University of Toronto Professor Rinaldo Walcott tells The Current’s Matt Galloway about the “two kinds of knees that exist out there right now.” 1:30

If the chief is asked to do this though, and he does, or the prime minister does... Does it suggest a willingness to listen at all, to you? 

If the knee was being taken in any kind of genuine way, after they got up they would have announced certain kinds of reforms, they would have announced certain kinds of initiatives. Taking the knee outside responding in substantive ways to the claims that the protesters are making, and the demands that the protesters are making is not sufficient. It's not enough, it's a distraction, it obscures the issue.

Is there danger in that, in obscuring the issue, to your point? 

Of course there's a massive danger in obscuring the issue. 

To engage in this kind of affected performance, this kind of affected economy, minus intent and substantive intent to reform policing … this is a way to not address those kinds of issues.

It's not a question of refusing a hand that's extended. It's a question of asking what is that hand bringing to the table- Rinaldo Walcott

If police or politicians kind of extend the hand part of the way across the table, what's the responsibility of those on the other side of the table to figure out what to do with it? 

I think we have to be clear what kind of hand is being extended right now. For instance, when our prime minister took a knee, there's at least six investigations into the RCMP.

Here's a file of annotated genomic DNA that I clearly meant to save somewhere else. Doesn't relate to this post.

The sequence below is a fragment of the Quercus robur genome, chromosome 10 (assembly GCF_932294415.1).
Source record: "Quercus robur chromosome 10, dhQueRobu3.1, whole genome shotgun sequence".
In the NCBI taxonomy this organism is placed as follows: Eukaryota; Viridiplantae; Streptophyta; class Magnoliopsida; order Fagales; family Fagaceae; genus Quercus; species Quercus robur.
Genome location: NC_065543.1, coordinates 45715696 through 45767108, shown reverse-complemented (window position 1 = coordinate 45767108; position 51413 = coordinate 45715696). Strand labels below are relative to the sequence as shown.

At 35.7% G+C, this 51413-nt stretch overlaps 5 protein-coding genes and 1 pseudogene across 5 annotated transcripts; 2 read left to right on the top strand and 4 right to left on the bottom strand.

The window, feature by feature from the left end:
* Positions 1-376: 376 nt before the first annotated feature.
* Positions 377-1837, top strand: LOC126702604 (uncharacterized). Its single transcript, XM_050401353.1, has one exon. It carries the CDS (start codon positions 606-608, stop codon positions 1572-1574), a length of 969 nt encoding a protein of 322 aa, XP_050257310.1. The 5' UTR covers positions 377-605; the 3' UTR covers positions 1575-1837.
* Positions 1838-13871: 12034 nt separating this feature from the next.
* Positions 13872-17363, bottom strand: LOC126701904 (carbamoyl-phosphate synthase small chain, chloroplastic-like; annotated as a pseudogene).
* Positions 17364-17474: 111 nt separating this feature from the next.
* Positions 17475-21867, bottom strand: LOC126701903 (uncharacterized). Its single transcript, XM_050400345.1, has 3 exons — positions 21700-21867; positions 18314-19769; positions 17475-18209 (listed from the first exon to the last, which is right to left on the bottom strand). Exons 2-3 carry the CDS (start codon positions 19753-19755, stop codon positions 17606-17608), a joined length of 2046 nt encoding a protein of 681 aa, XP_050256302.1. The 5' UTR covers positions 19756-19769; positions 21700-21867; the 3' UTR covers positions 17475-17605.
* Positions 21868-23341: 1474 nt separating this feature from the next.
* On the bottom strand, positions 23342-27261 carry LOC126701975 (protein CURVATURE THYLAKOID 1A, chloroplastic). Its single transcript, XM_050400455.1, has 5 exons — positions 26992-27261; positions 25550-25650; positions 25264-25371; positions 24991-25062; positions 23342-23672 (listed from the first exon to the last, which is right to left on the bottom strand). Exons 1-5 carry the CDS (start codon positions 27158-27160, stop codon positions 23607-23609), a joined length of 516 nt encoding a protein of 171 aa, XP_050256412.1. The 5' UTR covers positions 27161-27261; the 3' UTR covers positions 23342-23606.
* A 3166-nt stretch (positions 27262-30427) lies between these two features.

When he takes that knee without offering us any insight about how he intends to address the concerns and investigation [of] the RCMP around police violence, especially against Indigenous people, he's actually not offered us anything.

So it's not a question of refusing a hand that's extended. It's a question of asking what is that hand bringing to the table. And so far, none of these police chiefs, or our prime minister, have brought anything to the table.

If taking a knee was a genuine gesture, it would be followed by concrete action, says Rinaldo Walcott, an author and a professor at the University of Toronto. (Abdi Osman)

What would you want to see after the knee?

I'm glad to see that finally people are talking about defunding the police and that has become a widespread part of the conversation. 

I think eventually we're going to have to tackle with the abolition of private property and property itself. That property sits at the nexus of all of these concerns — all of these violences, all of these brutalities — that we have a Criminal Code that makes property so supreme that people can lose their lives for passing a fake $20 bill ... tells you something about the ways in which we've organized a society, where human life is valued less than property. 

It's having those deep, philosophical, but also practical conversations about substantive change that's at stake here. And it's what Colin Kaepernick's knee initially was meant to signify. 


Written by Padraig Moran. Produced by Samira Mohyeddin. Q&A has been edited for length and clarity.